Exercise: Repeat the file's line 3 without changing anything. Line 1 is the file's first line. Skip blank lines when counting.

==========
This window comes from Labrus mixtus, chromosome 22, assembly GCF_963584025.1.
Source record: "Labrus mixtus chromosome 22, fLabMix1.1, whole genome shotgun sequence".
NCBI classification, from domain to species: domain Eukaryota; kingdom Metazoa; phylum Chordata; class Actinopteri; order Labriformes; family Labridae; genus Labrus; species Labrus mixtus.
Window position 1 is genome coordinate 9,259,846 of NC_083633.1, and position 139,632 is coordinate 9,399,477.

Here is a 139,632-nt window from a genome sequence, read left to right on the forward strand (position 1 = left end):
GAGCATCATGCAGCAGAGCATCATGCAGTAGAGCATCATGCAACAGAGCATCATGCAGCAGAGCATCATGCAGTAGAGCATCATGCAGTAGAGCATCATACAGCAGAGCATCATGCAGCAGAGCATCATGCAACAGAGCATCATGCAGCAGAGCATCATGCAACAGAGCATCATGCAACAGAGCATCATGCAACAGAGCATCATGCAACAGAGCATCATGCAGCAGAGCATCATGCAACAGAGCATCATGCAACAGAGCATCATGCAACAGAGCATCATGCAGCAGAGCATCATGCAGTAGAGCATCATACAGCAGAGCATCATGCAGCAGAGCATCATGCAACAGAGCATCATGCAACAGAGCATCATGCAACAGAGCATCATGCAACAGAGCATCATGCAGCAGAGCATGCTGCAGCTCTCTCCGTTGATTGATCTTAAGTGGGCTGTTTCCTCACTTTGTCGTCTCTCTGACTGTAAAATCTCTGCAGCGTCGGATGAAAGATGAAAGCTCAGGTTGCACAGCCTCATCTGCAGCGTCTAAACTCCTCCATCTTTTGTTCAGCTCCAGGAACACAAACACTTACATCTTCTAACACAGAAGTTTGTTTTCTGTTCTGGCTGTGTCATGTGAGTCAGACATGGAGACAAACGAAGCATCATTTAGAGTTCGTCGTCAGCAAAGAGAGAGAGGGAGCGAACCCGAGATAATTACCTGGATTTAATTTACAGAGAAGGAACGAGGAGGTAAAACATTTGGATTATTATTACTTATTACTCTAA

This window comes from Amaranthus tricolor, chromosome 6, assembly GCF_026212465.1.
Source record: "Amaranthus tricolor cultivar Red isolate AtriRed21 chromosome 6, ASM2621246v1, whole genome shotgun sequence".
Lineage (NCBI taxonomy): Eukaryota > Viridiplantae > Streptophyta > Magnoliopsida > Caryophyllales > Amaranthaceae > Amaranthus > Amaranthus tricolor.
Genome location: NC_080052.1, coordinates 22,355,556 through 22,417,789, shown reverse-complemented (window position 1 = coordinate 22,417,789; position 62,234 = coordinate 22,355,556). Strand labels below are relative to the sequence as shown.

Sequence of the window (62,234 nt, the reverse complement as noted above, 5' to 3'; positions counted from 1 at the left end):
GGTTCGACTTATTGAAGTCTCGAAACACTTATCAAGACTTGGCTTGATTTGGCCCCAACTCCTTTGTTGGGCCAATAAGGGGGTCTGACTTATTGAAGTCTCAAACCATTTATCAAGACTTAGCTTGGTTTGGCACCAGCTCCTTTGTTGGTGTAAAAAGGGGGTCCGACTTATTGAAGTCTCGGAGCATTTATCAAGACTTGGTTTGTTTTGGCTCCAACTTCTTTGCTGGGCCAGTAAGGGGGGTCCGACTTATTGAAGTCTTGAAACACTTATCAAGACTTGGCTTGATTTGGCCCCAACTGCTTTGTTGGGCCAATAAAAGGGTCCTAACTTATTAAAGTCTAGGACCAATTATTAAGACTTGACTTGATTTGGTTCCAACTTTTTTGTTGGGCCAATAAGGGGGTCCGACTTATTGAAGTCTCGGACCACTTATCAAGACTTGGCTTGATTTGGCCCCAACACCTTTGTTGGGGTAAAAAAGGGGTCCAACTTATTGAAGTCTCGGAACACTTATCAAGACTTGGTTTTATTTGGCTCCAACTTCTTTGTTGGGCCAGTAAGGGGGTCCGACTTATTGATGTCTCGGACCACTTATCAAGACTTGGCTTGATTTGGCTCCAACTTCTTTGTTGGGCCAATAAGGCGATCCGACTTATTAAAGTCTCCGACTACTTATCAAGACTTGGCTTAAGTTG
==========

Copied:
NCBI classification, from domain to species: domain Eukaryota; kingdom Metazoa; phylum Chordata; class Actinopteri; order Labriformes; family Labridae; genus Labrus; species Labrus mixtus.